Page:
In the meantime, the Kidney Protection Foundation (AKPF) in the Anuradhapura Kidney Treatment and Research Institute has embarked on a welfare programme for kidney patients. This was initiated by Dr. Thilak Abeysekara in 2008. Atamasthanadhipathi Ven. Dr. Pallegama Siriniwasa Nayaka Thera chairs the Foundation. The AKPF has screened 20,000 persons since 2015 and 2,221 positive cases were referred for medical treatment. Also, the Foundation offers a donation of Rs. 25,000 to every patient who undergoes kidney transplantation surgery at the Anuradhapura Teaching Hospital. So far they have donated Rs. 1.1 million.

Apart from these activities, the AKPF supports school-going children whose families have CKD patients or whose family members are have succumbed to the disease. Under the Sisu Diriya programme, Rs. 2,262,750 was paid to 136 school-going children.

The Presidential Task Force for the Prevention of Kidney Disease has been taking continuous efforts to minimise the spread of renal ailments and provide for the welfare of CKD patients. Since pure drinking water is essential in preventing the spread of the ailment, the Presidential Task Force in collaboration with the Sri Lanka Navy and the National water Supply and Drainage Board has taken steps to install reverse osmosis (R.O.) plants to provide treated drinking water to the people in the disease-prone areas. So far 230 R.O. plants have been provided for rural areas in the NCP which suffer from acute shortage of potable drinking water. It is learnt that a population of 565,000 in both districts gets 228,000 litres of purified drinking free per day in the province.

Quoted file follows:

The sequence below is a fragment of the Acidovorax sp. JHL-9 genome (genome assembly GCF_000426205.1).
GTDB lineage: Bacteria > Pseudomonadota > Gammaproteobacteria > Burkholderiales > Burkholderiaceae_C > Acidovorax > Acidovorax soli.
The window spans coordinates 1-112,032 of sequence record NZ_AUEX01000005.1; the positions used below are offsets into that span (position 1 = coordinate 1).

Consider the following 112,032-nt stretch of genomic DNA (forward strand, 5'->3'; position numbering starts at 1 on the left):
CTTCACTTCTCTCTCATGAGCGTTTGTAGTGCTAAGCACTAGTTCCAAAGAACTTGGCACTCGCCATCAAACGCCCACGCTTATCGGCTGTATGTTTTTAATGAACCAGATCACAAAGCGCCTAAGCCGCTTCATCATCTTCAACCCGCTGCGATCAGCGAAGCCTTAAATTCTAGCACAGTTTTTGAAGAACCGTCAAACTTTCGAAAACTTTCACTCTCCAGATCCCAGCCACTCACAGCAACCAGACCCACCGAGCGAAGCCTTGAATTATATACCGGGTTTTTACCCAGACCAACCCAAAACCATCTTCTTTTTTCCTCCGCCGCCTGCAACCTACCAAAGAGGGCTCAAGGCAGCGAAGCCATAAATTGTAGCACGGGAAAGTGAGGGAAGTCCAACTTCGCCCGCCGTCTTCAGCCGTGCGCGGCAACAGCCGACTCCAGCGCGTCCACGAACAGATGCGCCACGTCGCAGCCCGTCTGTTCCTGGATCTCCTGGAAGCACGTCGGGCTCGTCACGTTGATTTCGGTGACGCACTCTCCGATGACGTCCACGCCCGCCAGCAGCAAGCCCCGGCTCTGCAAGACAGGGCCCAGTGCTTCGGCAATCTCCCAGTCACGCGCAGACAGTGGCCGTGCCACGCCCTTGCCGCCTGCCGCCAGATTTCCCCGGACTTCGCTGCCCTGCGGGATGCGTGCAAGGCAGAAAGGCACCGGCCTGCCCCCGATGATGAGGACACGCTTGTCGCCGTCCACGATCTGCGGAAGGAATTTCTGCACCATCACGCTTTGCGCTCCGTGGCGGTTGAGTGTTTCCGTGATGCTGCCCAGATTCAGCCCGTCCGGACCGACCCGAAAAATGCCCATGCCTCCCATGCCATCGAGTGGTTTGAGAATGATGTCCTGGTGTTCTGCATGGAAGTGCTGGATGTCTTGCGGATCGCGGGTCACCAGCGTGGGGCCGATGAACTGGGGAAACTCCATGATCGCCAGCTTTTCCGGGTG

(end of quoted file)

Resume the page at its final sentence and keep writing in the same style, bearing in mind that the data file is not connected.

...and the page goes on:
The government has spent Rs. 375 million for installation of the 230 R.O. plants in the NCP. Apart from the provision of large-scale machines, under this programme, 5,000 domestic water filters have been offered to 21,000 beneficiaries including 900 in the NCP. In addition, 13,432 CKD patients in the Anuradhapura and Polonnaruwa districts were paid an allowance of Rs. 5,000 per month in 2018.

Since CKD and CKDu are on increase in the North Central Province, top priority is being extended to the region on the instructions of President Maithripala Sirisena. The construction of a specialised kidney hospital in Polonnaruwa is in progress with financial aid from China.

This hospital building complex consists of 200 beds, 100 dialysis beds, a well-equipped operating theatre, an intensive care unit and a research laboratory. Also, a four-storey kidney patients’ welfare centre containing 30 rooms for patients, two dormitories, a lecture hall, an auditorium and a shopping complex is coming up close to the Anuradhapura Teaching Hospital at a cost of Rs. 200 million. This welfare centre is scheduled to be inaugurated soon by the President. Also, a kidney patient’s livelihood empowerment centre in Girandurukotte is under construction at a cost of Rs. 43 million.